Transition to clean energy is ‘unstoppable’ says IEA

The transition to clean energy is “unstoppable” but the demand for fossil fuels still remains high, states a new report by the International Energy Agency (IEA).

Looking at the rise of green energy and current policies, IEA analysts describe a system where those sources play a bigger role in powering the system than fossil fuels.

The IEA predict that renewables could provide for 50% of the global electricity grid, up from 30% today. Heat pumps and other electric heating systems are predicted to outsell fossil fuel boilers globally.

Additionally, three times as much investment going into new offshore wind projects than into new coal- and gas-fired power plants.

The IEA added that the increase in clean energy technology could lead to a peak in the global demand for fossil fuels, potentially declining to 73% by 2030 from 80% currently. Global energy-related CO2 emissions could also peak by 2025.


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However, the IEA warn it’s not time to be complacent as the trends are only based on the “current policy settings of the government around the world.”

“If countries deliver on their national energy and climate pledges on time and in full, clean energy progress would move even faster.

“However, even stronger measures would still be needed to keep alive the goal of limiting global warming to 1.5 °C,” it added.

IEA executive director Fatih Birol said while the transition to clean energy is happening “worldwide” and is “unstoppable.”

“It’s not a question of ‘if’, it’s just a matter of ‘how soon’ – and the sooner the better for all of us.

Birol advised governments, companies and investors to get behind clean energy transitions rather than “hindering them.”

There are immense benefits on offer, including new industrial opportunities and jobs, greater energy security, cleaner air, universal energy access and a safer climate for everyone,” added Birol.

“Taking into account the ongoing strains and volatility in traditional energy markets today, claims that oil and gas represent safe or secure choices for the world’s energy and climate future look weaker than ever.”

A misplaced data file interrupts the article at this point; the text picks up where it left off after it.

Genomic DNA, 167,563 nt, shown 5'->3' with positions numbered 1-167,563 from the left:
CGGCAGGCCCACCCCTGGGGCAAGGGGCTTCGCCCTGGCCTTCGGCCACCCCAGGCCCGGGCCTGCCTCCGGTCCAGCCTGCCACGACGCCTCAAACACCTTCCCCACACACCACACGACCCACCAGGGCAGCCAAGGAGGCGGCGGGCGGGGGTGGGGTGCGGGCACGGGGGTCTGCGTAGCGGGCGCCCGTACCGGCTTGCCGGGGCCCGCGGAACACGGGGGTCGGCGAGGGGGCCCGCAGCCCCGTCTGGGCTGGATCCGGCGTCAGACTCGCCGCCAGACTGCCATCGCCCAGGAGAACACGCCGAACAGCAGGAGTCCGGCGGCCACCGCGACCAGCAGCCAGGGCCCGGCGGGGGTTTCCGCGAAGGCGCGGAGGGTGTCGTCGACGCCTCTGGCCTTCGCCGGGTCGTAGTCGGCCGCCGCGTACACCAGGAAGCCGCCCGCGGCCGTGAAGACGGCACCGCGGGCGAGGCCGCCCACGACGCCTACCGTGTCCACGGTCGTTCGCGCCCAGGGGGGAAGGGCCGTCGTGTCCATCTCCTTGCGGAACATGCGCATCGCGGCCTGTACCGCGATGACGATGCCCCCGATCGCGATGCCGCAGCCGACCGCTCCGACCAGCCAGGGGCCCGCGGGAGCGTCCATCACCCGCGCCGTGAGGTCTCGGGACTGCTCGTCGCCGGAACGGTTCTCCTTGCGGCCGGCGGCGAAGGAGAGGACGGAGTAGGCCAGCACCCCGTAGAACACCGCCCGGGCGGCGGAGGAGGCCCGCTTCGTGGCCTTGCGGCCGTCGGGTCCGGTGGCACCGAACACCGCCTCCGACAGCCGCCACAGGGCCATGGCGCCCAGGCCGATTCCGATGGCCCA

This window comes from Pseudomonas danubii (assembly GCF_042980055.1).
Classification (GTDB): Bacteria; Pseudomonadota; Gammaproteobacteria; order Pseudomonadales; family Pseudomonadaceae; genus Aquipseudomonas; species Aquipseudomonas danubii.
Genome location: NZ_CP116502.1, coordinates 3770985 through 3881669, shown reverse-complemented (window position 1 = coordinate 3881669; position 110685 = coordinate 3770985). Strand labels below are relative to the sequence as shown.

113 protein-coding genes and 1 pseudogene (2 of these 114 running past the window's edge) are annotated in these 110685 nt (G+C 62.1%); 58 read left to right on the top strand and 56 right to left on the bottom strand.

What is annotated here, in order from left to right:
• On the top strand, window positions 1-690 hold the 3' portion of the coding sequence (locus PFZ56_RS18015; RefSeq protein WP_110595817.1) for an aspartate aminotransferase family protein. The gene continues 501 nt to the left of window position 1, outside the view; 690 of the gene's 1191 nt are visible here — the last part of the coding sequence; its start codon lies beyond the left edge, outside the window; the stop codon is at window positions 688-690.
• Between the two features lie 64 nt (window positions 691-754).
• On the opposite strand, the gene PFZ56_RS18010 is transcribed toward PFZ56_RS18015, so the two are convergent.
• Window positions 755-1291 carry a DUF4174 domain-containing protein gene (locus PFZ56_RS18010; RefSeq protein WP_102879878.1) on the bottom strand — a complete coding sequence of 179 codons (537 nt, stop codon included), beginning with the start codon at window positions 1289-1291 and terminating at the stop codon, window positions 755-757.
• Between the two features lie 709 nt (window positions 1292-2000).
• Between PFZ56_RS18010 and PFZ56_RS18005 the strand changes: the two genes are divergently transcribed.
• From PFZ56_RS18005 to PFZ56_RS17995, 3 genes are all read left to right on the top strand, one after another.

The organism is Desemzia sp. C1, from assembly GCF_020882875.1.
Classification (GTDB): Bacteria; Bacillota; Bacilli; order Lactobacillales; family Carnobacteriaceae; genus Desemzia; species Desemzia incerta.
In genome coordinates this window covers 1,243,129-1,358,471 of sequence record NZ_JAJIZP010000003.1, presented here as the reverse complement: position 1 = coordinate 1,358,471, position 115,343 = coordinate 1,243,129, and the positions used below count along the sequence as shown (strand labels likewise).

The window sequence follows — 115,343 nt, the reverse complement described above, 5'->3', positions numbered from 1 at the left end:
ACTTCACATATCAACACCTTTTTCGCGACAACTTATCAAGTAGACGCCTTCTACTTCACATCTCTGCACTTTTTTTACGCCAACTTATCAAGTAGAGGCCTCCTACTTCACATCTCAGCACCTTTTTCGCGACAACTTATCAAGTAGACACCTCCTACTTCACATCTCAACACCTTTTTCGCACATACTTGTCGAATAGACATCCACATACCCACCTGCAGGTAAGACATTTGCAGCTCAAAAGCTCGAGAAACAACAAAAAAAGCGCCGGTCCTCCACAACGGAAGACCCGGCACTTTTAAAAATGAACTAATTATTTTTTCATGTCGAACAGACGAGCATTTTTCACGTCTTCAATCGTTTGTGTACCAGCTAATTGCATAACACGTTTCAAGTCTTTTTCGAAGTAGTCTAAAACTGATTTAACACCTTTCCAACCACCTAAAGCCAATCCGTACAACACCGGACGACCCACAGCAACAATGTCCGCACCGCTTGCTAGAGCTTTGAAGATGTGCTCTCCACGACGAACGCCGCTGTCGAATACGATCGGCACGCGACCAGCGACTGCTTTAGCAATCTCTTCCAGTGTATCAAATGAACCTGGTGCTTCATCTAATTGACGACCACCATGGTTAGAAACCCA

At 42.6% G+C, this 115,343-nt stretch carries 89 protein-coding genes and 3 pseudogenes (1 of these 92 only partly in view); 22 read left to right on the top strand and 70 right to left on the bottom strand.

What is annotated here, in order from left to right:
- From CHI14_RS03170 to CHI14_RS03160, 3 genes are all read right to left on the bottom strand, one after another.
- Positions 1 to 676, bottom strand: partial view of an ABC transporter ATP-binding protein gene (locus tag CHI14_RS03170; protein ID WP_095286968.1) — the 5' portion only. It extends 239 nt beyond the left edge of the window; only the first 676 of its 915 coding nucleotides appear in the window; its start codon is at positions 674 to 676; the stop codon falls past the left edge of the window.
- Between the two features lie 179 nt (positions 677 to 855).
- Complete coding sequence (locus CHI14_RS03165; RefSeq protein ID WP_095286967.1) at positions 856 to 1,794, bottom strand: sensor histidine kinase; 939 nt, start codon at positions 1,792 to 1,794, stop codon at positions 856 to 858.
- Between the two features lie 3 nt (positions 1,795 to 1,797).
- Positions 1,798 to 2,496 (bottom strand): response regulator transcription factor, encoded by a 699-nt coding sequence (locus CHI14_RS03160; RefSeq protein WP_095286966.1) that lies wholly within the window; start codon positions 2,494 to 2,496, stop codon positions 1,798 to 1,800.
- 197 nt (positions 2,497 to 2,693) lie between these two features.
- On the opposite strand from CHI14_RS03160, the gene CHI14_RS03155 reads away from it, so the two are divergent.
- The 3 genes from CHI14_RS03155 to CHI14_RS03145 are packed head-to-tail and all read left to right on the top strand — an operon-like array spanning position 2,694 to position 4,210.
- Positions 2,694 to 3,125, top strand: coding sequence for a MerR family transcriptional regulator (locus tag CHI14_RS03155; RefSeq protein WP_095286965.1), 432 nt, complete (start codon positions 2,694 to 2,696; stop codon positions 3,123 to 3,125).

MullenLowe UK executive partner Andy Last commenting that the forecast is “significant” and reflects rends in renewable energy investments.

“This and other rapid shifts over the rest of the 2020s present a clear and present danger to the fossil fuel industry if it doesn’t keep pace,” Last added.

“Indeed, as the IEA points out, even this rate of change isn’t enough to keep predicted global warming within 1.5% C.

“So it’s in all our interests to encourage faster change by the fossil fuel industry through how we vote, how we invest in our pensions, and the purchase choices we make,” Last concluded.

Is the UK on the right path?

Speaking with the Guardian, Birol said that countries U-turning on policies could harm their economies and the environment.

“Countries who are slowing down in terms of pushing clean energy may well have a disadvantage in terms of their competitiveness for the next chapter of industry,” he said.

“You can’t give investors one strategic direction today and change it tomorrow, these are up-front investments,” Birol added.

“Capital you put on the table is huge and this could lead to hesitation for investors.”

However, a spokesperson for the Department for Energy Security and Net Zero said: “The UK is a global leader in clean energy having attracted £200bn in low carbon investment since 2010, with a further £100 billion expected by 2030 – powering up Britain and supporting up to 480,000 jobs.

“We also continue to back domestic oil and gas, which supports over 200,000 skilled jobs, develops supply chains and helps build the engineering expertise needed to support our energy security and end reliance on foreign regimes.

“We have cut emissions faster than any other G7 country and oil and gas will play important role in the transition to net zero supporting the development of low carbon technologies, such as carbon capture, while adding billions to the UK economy.”

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